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Postgrad Med J 87:739-745 doi:10.1136/pgmj.2011.117879
  • Original article

Prescribing errors in hospital inpatients: a three-centre study of their prevalence, types and causes

Editor's Choice
  1. Ann Jacklin1,2
  1. 1Centre for Medication Safety and Service Quality, Imperial College Healthcare NHS Trust and The School of Pharmacy, University of London, London, UK
  2. 2Pharmacy Department, Charing Cross Hospital, London, UK
  3. 3Department of Practice and Policy, The School of Pharmacy, University of London, London, UK
  4. 4Centre for Patient Safety and Service Quality, Imperial College London, London, UK
  5. 5Division of Surgery and Cancer, Department of Surgery, St Mary's Campus, Norfolk Place, London, UK
  1. Correspondence to Bryony Dean Franklin, Pharmacy Department, Ground Floor, Charing Cross Hospital, Fulham Palace Road, London W6 8RF, UK; bryony.deanfranklin{at}imperial.nhs.uk
  • Received 19 January 2011
  • Accepted 10 June 2011
  • Published Online First 14 July 2011

Abstract

Aim To compare the prevalence and causes of prescribing errors in newly written medication orders and how quickly they were rectified, in three NHS organisations.

Methods Errors in newly written inpatient and discharge medication orders were recorded in Spring/Summer 2009 by ward pharmacists on medical admissions and surgical wards, as well as the number of erroneous doses administered (or omitted) before errors were corrected. Logistic regression analysis was used to explore the effects of ward (nested within organisation) and clinical specialty, and whether the pharmacist had checked the patient's medication history during data collection. Causes were explored using semistructured interviews with key informants.

Results Overall, 1025 prescribing errors were identified in 974 of 6605 medication orders (14.7%, 95% confidence interval (CI) 13.8% to 15.6%). A mean of 0.9 doses were administered (or omitted) before each error was corrected (range 0–11), with differences between specialties and organisations. The error rate on medical admissions wards (16.3%) was significantly higher than that on surgical wards (12.2%), but this was accounted for by the higher proportion of prescribing being on admission, where omission of patients' usual medication was often identified. There were significant differences among wards (and organisations). Contributing factors included lack of feedback on errors, poor documentation and communication of prescribing decisions, and lack of information about patients' medication histories from primary care.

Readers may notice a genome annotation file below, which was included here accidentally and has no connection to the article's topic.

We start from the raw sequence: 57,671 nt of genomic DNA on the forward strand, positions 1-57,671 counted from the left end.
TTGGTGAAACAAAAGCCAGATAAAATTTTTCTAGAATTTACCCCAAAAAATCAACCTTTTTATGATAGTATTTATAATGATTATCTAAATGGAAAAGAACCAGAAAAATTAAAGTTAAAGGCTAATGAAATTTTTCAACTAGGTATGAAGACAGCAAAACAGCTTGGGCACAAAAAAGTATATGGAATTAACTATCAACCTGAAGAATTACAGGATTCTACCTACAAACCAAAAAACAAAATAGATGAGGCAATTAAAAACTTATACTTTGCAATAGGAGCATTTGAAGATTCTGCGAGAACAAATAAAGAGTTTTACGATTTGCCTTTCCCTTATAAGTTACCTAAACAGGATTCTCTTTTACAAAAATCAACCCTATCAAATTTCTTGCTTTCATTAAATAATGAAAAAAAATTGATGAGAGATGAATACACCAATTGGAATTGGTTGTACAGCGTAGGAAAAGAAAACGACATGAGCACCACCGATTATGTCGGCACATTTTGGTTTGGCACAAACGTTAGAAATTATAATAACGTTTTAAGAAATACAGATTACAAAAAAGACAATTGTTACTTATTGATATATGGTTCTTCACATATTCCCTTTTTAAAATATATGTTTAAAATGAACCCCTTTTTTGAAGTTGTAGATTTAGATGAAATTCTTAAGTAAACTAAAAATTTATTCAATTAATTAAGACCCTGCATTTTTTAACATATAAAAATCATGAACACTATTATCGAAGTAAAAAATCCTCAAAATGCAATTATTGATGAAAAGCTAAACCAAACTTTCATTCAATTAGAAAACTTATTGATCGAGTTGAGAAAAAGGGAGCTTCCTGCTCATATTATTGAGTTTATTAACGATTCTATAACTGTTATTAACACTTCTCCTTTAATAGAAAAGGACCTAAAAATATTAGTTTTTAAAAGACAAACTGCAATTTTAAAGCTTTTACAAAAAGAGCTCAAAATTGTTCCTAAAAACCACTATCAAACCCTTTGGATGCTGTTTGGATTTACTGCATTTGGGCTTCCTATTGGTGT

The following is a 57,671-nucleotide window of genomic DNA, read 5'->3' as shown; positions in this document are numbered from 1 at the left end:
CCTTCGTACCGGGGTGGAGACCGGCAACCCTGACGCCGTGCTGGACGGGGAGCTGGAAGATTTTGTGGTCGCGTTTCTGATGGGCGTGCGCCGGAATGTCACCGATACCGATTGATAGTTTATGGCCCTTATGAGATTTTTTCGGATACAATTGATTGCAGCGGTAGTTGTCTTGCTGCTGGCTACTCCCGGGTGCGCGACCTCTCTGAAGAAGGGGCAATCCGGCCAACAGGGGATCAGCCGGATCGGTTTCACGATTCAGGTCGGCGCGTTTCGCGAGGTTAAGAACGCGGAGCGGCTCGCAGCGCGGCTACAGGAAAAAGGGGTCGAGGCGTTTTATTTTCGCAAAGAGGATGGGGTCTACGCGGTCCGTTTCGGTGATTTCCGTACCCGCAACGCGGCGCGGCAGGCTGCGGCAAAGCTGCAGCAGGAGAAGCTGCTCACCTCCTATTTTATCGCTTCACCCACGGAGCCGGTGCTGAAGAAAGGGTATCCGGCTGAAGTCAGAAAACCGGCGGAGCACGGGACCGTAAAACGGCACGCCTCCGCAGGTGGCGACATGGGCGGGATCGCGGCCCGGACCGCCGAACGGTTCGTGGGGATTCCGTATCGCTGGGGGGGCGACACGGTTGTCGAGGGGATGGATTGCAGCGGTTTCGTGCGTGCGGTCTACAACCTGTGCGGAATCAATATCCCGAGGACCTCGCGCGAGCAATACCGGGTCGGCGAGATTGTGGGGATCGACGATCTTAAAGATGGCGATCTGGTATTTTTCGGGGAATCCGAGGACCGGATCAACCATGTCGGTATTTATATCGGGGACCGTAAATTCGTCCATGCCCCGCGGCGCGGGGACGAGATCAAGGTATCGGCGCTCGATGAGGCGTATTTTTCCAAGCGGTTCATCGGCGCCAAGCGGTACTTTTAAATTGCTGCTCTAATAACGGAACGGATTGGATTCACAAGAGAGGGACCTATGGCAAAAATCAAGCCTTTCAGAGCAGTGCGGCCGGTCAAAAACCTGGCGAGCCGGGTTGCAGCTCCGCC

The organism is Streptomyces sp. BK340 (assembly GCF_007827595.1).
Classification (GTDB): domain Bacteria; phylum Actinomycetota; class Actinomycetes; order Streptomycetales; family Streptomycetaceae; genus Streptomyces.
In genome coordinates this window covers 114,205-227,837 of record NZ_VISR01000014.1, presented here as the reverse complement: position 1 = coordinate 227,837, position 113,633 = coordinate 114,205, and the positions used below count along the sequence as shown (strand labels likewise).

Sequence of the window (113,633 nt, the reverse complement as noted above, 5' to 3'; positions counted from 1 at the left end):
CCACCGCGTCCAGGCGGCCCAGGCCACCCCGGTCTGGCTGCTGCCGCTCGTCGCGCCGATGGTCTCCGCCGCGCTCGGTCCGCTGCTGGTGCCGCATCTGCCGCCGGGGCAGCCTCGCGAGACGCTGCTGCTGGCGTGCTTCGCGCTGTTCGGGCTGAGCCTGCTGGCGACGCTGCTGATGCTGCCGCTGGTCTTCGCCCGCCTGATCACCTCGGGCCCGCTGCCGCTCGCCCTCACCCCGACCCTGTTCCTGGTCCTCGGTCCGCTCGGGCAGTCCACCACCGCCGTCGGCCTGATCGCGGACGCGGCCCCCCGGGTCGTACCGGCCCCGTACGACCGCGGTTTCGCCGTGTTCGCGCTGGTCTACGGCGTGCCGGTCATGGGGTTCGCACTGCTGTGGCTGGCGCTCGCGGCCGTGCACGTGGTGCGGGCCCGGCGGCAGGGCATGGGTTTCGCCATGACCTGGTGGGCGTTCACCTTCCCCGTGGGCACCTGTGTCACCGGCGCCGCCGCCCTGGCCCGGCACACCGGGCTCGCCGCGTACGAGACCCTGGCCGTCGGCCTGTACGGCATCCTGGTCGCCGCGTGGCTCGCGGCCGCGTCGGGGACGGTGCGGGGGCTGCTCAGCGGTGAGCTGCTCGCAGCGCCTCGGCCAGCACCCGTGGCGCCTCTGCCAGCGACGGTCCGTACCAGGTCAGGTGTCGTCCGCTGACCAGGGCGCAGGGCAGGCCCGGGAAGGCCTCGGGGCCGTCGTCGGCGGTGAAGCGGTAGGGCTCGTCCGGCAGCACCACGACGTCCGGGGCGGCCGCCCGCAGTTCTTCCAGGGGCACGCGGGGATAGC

Conclusions There were variations among wards, organisations and specialties in error rates and how quickly they were rectified. Exploring reasons for differences between organisations may be useful in identifying best practice and potential solutions.

Footnotes

  • Some preliminary results of this work were presented as two conference abstracts: Franklin BD. A multi-centre study of prescribing errors in hospital inpatients. Abstract Presented at the Patient Safety Congress. Birmingham. 25–26 May 2010. Franklin BD, Reynolds M. A comparative study of prescribing errors in three NHS organisations. Abstract Presented at Royal Pharmaceutical Society Conference. London. 5–6 September 2010.

  • Funding Material used in this paper is based on a Research Report commissioned in 2009 by the Health Foundation (registered charity number 286987). Available at http://www.health.org.uk/publications/evidence-in-brief-how-safe-are-clinical-systems (accessed 31 Mar 2011). Other funders: Health Foundation, NIHR.

  • Competing interests None.

  • Ethics approval This study was conducted with the approval of the Hammersmith and Queen Charlotte's & Chelsea Research Ethics Committee, reference number 09/H0707/27.

  • Provenance and peer review Not commissioned; externally peer reviewed.